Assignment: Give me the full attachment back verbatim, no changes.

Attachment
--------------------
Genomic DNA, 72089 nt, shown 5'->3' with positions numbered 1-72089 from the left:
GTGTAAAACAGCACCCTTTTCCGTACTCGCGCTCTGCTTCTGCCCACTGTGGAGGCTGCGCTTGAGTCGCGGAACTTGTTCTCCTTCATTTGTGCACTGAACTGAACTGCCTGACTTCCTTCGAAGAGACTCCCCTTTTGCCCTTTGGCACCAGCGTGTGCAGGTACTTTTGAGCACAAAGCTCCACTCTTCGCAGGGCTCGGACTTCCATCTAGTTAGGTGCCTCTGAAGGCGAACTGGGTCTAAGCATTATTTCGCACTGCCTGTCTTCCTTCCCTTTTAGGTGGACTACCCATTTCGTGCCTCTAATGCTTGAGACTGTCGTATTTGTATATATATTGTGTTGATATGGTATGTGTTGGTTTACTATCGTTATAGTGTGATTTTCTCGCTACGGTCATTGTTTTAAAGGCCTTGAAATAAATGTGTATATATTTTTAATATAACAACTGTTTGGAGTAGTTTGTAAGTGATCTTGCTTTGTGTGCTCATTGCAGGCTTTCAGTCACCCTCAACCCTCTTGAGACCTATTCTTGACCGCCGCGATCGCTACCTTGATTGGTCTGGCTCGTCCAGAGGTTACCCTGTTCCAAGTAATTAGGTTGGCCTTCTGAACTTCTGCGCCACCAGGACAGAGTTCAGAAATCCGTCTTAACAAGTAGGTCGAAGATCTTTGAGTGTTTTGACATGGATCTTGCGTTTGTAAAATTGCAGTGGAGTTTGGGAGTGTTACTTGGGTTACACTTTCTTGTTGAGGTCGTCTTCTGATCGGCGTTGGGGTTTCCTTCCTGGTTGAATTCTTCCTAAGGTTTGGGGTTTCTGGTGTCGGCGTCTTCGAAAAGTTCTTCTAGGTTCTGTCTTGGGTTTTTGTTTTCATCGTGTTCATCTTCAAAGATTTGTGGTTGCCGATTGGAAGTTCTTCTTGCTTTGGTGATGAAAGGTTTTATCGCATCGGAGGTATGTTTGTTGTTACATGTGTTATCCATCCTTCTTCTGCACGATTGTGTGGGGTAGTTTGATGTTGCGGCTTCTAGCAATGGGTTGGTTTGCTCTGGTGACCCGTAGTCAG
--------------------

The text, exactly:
Genomic DNA, 72089 nt, shown 5'->3' with positions numbered 1-72089 from the left:
GTGTAAAACAGCACCCTTTTCCGTACTCGCGCTCTGCTTCTGCCCACTGTGGAGGCTGCGCTTGAGTCGCGGAACTTGTTCTCCTTCATTTGTGCACTGAACTGAACTGCCTGACTTCCTTCGAAGAGACTCCCCTTTTGCCCTTTGGCACCAGCGTGTGCAGGTACTTTTGAGCACAAAGCTCCACTCTTCGCAGGGCTCGGACTTCCATCTAGTTAGGTGCCTCTGAAGGCGAACTGGGTCTAAGCATTATTTCGCACTGCCTGTCTTCCTTCCCTTTTAGGTGGACTACCCATTTCGTGCCTCTAATGCTTGAGACTGTCGTATTTGTATATATATTGTGTTGATATGGTATGTGTTGGTTTACTATCGTTATAGTGTGATTTTCTCGCTACGGTCATTGTTTTAAAGGCCTTGAAATAAATGTGTATATATTTTTAATATAACAACTGTTTGGAGTAGTTTGTAAGTGATCTTGCTTTGTGTGCTCATTGCAGGCTTTCAGTCACCCTCAACCCTCTTGAGACCTATTCTTGACCGCCGCGATCGCTACCTTGATTGGTCTGGCTCGTCCAGAGGTTACCCTGTTCCAAGTAATTAGGTTGGCCTTCTGAACTTCTGCGCCACCAGGACAGAGTTCAGAAATCCGTCTTAACAAGTAGGTCGAAGATCTTTGAGTGTTTTGACATGGATCTTGCGTTTGTAAAATTGCAGTGGAGTTTGGGAGTGTTACTTGGGTTACACTTTCTTGTTGAGGTCGTCTTCTGATCGGCGTTGGGGTTTCCTTCCTGGTTGAATTCTTCCTAAGGTTTGGGGTTTCTGGTGTCGGCGTCTTCGAAAAGTTCTTCTAGGTTCTGTCTTGGGTTTTTGTTTTCATCGTGTTCATCTTCAAAGATTTGTGGTTGCCGATTGGAAGTTCTTCTTGCTTTGGTGATGAAAGGTTTTATCGCATCGGAGGTATGTTTGTTGTTACATGTGTTATCCATCCTTCTTCTGCACGATTGTGTGGGGTAGTTTGATGTTGCGGCTTCTAGCAATGGGTTGGTTTGCTCTGGTGACCCGTAGTCAG